In 1979, I sat in Dr. Richard Cutter’s early morning Greek class at Baylor University praying my professor would call on someone else to translate the homework passage from Plato.

My prayers were answered when he called on John.

John was more clueless than I was in this second-year Greek class, but he took a gallant stab at translating the passage.

After five agonizing minutes, Dr. Cutter thanked John and interrupted our naps with seemingly the most random of questions.

“How many of you think crap is a bad word?” he asked the class comprised of mostly Baptist ministerial students.

A few brave souls from the conservative South raised their hands, while the rest of us stared forward with wide-eyed incredulity.

“A freshman girl came to me after class last week,” he said, introducing his reason behind the question. “She told me that she was offended by my occasional use of the word crap because her East Texas upbringing taught her that it was an expletive.”

Cutter told us he’d apologized to the girl, but explained to her that his upbringing on a Kansas farm taught him to understand crap as a common word.

For him, the word was a homonym, a word having the same spelling and pronunciation, but with different meanings. Offering an example, he explained that a Baptist deacon in Kansas might use crap to describe the proposed church budget as well as the piles scattered in the pasture next door.

Hoping his heartfelt explanation had convinced us, he repeated his polling question. “How many of you still think that crap is a bad word?”

We cowered in silence. It was our second year with Dr. Cutter, and most of us recognized the sound of him loading both barrels.

“Good,” he said, taking our silence as approval.

“John,” he exclaimed pointing to the unfortunate translator, “that translation was a bunch of crap.”

The questionable word is much more accepted now, but what Dr. Cutter was so colorfully illustrating 30 years ago is something called a regional sin. These are sins that may offend the sensibilities of the local community, but would not be offensive in other communities.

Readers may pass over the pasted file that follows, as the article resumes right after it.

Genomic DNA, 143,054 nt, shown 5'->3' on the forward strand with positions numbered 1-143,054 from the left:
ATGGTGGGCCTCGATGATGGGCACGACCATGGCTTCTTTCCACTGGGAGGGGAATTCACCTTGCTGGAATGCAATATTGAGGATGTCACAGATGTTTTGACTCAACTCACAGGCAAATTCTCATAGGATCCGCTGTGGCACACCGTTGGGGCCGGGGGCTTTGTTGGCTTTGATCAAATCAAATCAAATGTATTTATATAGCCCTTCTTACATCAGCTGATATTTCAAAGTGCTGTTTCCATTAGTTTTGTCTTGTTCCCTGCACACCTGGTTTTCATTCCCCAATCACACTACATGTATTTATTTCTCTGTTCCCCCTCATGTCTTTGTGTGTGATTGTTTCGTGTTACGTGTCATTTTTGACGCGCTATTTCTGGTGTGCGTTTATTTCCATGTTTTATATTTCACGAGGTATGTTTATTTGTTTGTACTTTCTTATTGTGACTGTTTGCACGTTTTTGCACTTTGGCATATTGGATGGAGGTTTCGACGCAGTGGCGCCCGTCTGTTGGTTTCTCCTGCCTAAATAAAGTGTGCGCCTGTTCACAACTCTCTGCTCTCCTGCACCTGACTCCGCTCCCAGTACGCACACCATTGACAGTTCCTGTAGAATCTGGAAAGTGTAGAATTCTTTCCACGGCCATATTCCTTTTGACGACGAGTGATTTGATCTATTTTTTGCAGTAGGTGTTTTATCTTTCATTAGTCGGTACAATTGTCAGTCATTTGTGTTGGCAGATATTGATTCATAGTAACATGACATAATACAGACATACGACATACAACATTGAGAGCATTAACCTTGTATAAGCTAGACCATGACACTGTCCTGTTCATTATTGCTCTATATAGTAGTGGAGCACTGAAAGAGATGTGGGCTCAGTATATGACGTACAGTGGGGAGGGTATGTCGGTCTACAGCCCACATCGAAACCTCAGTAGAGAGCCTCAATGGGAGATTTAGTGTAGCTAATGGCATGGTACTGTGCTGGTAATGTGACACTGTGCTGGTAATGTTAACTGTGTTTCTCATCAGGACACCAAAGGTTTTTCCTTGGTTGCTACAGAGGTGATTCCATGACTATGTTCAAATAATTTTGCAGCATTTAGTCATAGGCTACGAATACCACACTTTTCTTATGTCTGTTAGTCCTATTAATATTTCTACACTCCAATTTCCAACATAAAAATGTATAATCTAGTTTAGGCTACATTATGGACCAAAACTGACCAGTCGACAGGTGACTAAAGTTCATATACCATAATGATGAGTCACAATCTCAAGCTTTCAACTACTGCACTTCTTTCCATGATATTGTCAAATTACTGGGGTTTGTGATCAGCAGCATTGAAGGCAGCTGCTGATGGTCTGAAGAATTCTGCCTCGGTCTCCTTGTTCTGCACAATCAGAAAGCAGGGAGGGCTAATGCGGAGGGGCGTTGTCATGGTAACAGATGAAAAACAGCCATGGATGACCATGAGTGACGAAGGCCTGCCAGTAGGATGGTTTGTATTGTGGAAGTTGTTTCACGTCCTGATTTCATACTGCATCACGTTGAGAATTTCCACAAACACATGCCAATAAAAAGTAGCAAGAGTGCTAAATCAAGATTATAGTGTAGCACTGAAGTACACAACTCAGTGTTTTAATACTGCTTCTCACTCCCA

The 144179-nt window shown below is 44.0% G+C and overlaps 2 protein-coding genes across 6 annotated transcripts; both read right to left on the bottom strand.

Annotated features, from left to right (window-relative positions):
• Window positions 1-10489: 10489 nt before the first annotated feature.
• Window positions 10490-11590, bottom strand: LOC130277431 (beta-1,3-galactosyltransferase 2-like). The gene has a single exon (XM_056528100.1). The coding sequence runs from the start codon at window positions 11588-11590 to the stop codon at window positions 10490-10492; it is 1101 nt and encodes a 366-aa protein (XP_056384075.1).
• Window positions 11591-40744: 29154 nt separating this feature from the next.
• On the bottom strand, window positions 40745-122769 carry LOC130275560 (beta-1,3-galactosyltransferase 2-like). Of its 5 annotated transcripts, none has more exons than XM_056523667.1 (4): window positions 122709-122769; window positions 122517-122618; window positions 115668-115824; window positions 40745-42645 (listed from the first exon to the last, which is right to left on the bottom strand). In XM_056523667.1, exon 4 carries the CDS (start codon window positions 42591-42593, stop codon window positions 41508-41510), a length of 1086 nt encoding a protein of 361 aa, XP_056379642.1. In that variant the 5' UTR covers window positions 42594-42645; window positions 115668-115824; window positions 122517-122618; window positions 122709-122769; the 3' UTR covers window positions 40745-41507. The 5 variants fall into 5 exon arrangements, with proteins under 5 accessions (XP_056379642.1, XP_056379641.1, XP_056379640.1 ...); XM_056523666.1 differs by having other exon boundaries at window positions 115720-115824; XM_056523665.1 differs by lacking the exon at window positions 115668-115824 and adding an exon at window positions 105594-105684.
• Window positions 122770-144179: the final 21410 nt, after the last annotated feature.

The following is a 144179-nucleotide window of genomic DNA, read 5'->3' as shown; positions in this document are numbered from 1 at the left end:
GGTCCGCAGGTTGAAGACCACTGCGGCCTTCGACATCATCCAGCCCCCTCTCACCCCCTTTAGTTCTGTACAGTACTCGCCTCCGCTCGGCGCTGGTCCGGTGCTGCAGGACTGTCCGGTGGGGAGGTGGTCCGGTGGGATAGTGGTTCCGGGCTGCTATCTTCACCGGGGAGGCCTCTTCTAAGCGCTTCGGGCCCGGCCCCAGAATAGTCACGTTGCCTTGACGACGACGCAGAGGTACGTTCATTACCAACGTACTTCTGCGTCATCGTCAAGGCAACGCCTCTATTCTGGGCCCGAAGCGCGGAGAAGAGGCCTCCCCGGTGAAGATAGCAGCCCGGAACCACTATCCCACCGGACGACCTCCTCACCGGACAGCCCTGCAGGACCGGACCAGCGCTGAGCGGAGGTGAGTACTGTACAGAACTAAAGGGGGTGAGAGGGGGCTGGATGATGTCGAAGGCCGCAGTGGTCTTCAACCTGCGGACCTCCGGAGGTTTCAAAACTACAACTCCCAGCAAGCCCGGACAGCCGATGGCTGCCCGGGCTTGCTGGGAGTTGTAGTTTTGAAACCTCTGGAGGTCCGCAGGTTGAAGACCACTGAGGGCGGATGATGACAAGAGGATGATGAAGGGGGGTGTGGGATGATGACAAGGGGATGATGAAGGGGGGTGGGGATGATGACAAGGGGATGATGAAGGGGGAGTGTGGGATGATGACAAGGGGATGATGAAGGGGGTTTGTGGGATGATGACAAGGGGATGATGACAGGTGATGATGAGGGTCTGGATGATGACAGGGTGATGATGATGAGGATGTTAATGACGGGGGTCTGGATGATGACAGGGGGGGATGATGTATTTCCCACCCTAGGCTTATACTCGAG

Regional sins are helpful to avoid when teaching in a university with a national reach, but the girl’s question illustrated that there is a downside to paying them too much heed.

The downside is we, like Dr. Cutter’s inquisitor, sometimes use our list of regional do’s and don’ts to define and measure the faith of others. When we do that, our faith vision blurs, and we start seeing ourselves as doubly better than others.

For instance, while being able to say, “I don’t cuss, drink or chew nor date girls who do” may be a good health practice, it says nothing of your quality of faith.

Faith is better understood when you leave the regional list of do’s and don’ts at home and replace them with their true elements.

Moses did a pretty good job of that when he summarized the hundreds of do’s and don’ts in Jewish law with the Ten Commandments. Later, Jesus introduced a more portable expression of faith that found acceptance in all regions of the world.

He taught that faith should “hang on these two commandments:”

1. Love the Lord your God with all your heart.

2. Love your neighbor as yourself.

No more long lists of complicated regional sins. Just two.

Multitasking Jesus’ short list can still be pretty difficult. But if it were easy, it wouldn’t be valuable.

His list is valuable because it comprises the gold card of faith accepted in faith communities worldwide.

And that leaves me an ending I won’t resist. As they say in the old commercial, don’t leave home without it.